Traditionally, living things were divided into five kingdoms:
However, this five-kingdom system is now considered by many to be outdated. More modern alternatives generally begin with the three-domain system:
- Monera -- Protista -- Fungi -- Plantae -- Animalia
These domains reflect whether cells have nuclei or not as well as differences in cell exteriors.
- Archaea (originally Archaebacteria) -- Bacteria (originally Eubacteria) -- Eukaryota
There is also a series of intracellular "parasites" that are progressively less alive in terms of being metabolically active:
- Viruses -- Viroids -- Prions
History of the word "biology"
Formed by combining the Greek βίος (bios), meaning 'life', and λόγος (logos), meaning 'word', the word "biology" in its modern sense seems to have been introduced independently by Gottfried Reinhold Treviranus (Biologie oder Philosophie der lebenden Natur, 1802) and by Jean-Baptiste Lamarck (Hydrogéologie, 1802). The word itself is sometimes said to have been coined in 1800 by Karl Friedrich Burdach, but it appears in the title of Volume 3 of Michael Christoph Hanov's Philosophiae naturalis sive physicae dogmaticae: Geologia, biologia, phytologia generalis et dendrologia, published in 1766.
External links and resources
- Lynn Margulis, Five Kingdoms: An Illustrated Guide to the Phyla of Life on Earth, 3rd ed., St. Martin's Press, 1997, paperback, ISBN 0805072527 (many other editions)
- Neil Campbell, Biology: Concepts & Connections (4th edition), Benjamin-Cummings Publishing Company, 2002, hardcover, ISBN 080536627X (college-level text)
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The Why Files
Well-researched, educational descriptions of the actual science behind current news stories. From the University of Wisconsin, supported by the National Institute for Science Education of the NSF.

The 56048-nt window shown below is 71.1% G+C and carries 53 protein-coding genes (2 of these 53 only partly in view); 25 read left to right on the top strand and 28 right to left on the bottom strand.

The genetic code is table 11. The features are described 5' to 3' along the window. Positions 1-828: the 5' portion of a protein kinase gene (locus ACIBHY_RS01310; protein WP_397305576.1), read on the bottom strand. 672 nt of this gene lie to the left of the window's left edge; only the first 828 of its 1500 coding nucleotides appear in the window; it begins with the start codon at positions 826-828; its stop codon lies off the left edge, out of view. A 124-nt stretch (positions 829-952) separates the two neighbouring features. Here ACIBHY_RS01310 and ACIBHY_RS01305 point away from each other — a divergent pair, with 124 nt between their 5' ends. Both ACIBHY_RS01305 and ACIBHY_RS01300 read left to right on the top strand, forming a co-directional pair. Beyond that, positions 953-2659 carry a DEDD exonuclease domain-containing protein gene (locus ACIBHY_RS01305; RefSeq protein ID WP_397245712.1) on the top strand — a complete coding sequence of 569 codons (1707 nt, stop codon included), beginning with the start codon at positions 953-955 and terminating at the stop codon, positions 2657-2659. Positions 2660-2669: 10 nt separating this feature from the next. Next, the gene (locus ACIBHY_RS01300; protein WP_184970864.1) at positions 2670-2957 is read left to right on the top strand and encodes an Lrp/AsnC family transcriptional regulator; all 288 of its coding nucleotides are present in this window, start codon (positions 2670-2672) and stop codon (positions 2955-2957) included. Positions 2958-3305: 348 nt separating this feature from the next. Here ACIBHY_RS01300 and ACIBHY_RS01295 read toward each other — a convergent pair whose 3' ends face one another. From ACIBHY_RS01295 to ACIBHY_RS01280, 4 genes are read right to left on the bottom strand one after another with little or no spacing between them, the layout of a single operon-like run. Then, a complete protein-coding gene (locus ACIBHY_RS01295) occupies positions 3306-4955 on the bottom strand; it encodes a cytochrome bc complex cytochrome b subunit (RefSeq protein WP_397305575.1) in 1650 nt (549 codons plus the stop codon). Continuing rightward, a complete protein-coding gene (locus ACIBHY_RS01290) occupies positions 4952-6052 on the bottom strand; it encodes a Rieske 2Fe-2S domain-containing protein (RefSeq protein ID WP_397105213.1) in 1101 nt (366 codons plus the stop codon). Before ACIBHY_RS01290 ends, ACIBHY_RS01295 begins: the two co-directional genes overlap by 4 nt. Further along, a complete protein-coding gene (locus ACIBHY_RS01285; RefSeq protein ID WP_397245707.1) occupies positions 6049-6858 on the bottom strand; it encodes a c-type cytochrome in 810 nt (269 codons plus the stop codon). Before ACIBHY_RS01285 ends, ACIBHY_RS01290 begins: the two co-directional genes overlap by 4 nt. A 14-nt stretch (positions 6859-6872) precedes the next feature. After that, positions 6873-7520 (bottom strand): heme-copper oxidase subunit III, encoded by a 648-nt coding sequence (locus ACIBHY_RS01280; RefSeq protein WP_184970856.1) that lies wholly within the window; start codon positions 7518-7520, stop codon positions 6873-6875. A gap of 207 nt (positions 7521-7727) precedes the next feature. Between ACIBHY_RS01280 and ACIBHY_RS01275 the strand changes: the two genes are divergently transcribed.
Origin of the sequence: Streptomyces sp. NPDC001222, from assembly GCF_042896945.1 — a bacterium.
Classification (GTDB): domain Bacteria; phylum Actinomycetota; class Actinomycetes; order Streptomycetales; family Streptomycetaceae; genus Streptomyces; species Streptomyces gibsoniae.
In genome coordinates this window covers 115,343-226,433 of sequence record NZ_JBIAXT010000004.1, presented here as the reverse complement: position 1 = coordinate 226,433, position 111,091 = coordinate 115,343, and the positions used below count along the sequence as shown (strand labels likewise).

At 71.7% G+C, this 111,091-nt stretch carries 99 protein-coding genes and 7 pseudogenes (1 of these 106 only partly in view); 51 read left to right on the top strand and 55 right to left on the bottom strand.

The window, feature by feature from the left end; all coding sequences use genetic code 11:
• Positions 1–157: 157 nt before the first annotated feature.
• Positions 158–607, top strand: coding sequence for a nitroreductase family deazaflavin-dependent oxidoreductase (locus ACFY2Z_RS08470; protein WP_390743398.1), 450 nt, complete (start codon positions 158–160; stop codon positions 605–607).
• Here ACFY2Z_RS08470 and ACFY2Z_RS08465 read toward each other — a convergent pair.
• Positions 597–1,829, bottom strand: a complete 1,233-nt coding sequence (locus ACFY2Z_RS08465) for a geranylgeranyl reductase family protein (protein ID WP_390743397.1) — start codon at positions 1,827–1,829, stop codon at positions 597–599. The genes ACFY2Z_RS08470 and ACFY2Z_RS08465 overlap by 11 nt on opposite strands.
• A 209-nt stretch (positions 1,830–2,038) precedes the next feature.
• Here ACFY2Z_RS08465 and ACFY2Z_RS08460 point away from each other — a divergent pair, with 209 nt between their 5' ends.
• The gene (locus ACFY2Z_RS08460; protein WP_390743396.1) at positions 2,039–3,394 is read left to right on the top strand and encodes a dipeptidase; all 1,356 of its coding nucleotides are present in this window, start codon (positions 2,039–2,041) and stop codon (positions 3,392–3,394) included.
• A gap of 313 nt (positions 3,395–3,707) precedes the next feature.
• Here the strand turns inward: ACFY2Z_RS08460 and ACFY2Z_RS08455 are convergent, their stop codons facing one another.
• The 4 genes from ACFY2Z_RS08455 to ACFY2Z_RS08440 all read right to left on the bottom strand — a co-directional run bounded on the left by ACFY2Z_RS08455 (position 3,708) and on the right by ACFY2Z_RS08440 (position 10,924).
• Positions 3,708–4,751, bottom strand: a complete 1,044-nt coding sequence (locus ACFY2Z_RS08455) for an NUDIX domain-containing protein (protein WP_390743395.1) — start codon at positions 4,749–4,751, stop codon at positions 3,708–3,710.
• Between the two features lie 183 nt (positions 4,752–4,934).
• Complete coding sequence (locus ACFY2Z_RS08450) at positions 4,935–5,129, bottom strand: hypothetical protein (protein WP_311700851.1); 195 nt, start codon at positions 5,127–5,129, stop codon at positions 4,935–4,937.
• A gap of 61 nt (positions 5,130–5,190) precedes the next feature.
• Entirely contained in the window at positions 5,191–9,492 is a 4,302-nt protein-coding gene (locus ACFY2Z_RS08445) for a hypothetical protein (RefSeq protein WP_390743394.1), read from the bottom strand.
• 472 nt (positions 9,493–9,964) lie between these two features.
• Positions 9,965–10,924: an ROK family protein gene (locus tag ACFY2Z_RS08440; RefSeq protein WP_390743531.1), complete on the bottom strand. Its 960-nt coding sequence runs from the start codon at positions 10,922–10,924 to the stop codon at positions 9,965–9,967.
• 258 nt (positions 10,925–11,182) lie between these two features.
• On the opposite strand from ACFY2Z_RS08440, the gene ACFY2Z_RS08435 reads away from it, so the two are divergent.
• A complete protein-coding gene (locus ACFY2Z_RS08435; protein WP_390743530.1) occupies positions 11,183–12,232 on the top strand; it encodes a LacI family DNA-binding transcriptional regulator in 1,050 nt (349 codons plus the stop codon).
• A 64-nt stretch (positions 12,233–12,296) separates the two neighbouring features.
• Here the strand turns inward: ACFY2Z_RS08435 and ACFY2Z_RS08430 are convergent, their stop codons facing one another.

Dr. Farabee's Online Biology Book
Well organized and illustrated general biology text from Estrella Mountain Community College, Phoenix, Arizona.
The MIT Biology Hypertextbook
Comprehensive, online, general biology textbook supported by multimedia materials, interactive practice problems, and a searchable index-from the Experimental Study Group at MIT.
Online Biology Textbook
Excellent introductory biology text adapted from print version by Dr. John W. Kimball, retired from Harvard University.
Science For Business, Law and Journalism
Online textbook and materials for a non-majors biology course. Emphasizes scientific method including how to think, not what to think. Examples include cooking, condom testing, nuclear power plants, and HIV.
Revision for GCSE Science and worksheets for Key Stage 3 Science.
Online biology textbooks in genetics, molecular and cellular biology.
The science and issues behind modern biological research.
Examines the condition of bioscience literacy through current issues on environment, biodiversity, genomics, biotechnology, evolution, and biology. Peer-reviewed articles are accepted from scientists and educators.
NBII Educational Resources
Links to biological resources and information of interest to teachers, students, and others categorized by educational level from K thru college - from the National Biological Information Infrastructure.
Incubation and Embrology
A hands-on project that teaches science and respect for life.
Digital Anatomist Interactive Atlases
Interactive Atlases show views of organs reconstructed from slices.
Welcome to human anatomy on-line, a place for fun, interactive and educational views of the human body.
Neuroscience for Kids
Intended for elementary and secondary school students and teachers who are interested in learning more about the nervous system and brain.
Amazing Biology Facts and Trivia
Great fun facts and trivia relating to biology.
The MAD Scientist Network
Ask-A-Scientist, fun educational activities, and information resources - from Washington Univ.-St. Louis.
Sighting the First Sense - Seeing is Believing
Educational tools and resources regarding sight and visual perception.
Interactive virtual labs, animations, and web videos through which one can learn about various aspects of biology. Also offers a virtual museum.
Educational site and software for biology and medicine in high and secondary schools. Provides animations of biological processes (in VRML format).
Biology Web Site References for Teachers and Students
A directory of information sites about topics such as cells, microbiology, ecology, genetics, evolution, plants, and human physiology.
Extensive digital library of biological resources for biology teaching and research at all educational levels. Requires a free registration.
The Biology Project
Excellent tutorials and problem sets for learning Biochemistry, Cell Biology, Developmental Biology, Human Biology, Molecular Biology, Mendelian Genetics, and Immunology from The University of Arizona.